Activism and the Gifts of Imperfection

By Anneke Vo

In our individualistic, identity-asserting culture of conditional worth and comparative selfhood, it can feel as though every triumph and tribulation is scrutinised as a defining fault of personal character. As activists and global citizens, we face enough pressure from reigning ideologies and the media telling us how to live and be A Worthwhile Person that it’s sometimes difficult to differentiate when we’re helping the world from when we could be hurting it, and by reflection, ourselves.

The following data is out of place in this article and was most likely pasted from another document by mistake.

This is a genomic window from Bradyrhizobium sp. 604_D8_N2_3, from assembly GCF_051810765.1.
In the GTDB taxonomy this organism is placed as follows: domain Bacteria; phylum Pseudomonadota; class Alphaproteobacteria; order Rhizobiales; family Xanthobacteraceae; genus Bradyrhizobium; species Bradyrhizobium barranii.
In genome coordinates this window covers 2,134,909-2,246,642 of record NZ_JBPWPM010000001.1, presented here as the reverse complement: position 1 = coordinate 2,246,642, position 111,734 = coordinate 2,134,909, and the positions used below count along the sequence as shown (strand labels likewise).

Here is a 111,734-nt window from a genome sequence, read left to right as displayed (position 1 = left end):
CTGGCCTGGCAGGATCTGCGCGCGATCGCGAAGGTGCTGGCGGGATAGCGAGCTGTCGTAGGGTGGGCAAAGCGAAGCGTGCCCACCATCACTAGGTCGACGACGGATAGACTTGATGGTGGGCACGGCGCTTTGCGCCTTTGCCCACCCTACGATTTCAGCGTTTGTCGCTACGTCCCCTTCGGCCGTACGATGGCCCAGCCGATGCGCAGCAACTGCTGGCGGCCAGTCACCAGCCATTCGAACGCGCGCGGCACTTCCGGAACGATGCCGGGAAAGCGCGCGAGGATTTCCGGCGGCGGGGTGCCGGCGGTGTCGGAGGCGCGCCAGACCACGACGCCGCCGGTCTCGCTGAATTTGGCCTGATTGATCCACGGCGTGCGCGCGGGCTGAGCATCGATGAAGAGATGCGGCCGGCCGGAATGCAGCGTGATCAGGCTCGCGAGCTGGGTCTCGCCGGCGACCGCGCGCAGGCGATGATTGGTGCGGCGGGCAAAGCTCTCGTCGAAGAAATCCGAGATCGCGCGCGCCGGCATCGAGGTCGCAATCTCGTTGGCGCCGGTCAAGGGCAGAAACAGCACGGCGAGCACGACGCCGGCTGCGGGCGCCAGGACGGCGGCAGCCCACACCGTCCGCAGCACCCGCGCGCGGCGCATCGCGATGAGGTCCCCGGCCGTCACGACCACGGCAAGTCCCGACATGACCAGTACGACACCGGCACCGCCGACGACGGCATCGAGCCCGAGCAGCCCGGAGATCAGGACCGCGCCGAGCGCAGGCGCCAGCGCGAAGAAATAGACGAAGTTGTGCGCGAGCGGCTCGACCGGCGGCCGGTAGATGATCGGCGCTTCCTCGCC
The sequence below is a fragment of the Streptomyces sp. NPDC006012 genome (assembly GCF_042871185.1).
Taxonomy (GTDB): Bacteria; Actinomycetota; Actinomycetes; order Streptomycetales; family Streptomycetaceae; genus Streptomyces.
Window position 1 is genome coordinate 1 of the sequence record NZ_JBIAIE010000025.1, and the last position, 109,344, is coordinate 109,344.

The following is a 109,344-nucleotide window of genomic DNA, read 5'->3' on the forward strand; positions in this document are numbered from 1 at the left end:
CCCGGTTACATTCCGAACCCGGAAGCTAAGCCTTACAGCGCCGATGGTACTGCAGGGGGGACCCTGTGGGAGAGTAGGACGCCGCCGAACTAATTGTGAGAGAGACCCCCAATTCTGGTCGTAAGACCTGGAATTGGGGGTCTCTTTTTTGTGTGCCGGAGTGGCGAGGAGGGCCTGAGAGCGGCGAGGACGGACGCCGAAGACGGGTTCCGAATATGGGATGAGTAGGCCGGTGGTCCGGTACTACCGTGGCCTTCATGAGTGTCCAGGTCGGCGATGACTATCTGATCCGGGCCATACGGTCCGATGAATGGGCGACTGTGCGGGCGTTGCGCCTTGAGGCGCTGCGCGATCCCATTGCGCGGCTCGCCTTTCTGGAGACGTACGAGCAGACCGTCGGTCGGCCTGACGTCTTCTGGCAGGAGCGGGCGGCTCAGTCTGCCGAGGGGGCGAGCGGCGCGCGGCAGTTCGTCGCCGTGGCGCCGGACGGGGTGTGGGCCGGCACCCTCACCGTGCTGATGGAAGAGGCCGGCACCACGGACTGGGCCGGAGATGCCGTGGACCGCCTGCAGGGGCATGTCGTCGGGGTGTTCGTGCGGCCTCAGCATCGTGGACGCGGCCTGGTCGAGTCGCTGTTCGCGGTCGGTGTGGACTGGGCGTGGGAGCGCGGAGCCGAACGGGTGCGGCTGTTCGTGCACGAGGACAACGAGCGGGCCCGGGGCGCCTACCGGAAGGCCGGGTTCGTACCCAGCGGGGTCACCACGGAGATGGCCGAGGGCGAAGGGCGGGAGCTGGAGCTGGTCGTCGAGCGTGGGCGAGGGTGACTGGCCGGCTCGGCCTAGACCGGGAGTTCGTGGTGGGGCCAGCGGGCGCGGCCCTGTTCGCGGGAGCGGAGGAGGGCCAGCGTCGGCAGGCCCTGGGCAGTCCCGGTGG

I remember being taught that a worthwhile person is one who, deeply and correctly, introjects the dominant values of his or her culture; one who wears a managed heart of unutterable dreams, setting every sleepless alarm to the clockwork grind of cunning success and civil obedience. Those who make a conscious decision to take the path less travelled, to dedicate time capsules for a brighter future they may not live long enough to inherit, suddenly appear to the world as deluded dreamers and maladjusted iconoclasts. As the gap widens between our fearless change-making ideals and the battle cries of our wounded inner child struggling to rise to the challenge, we become truth-seeking veterans, fighting to make peace with our cruelest limitations.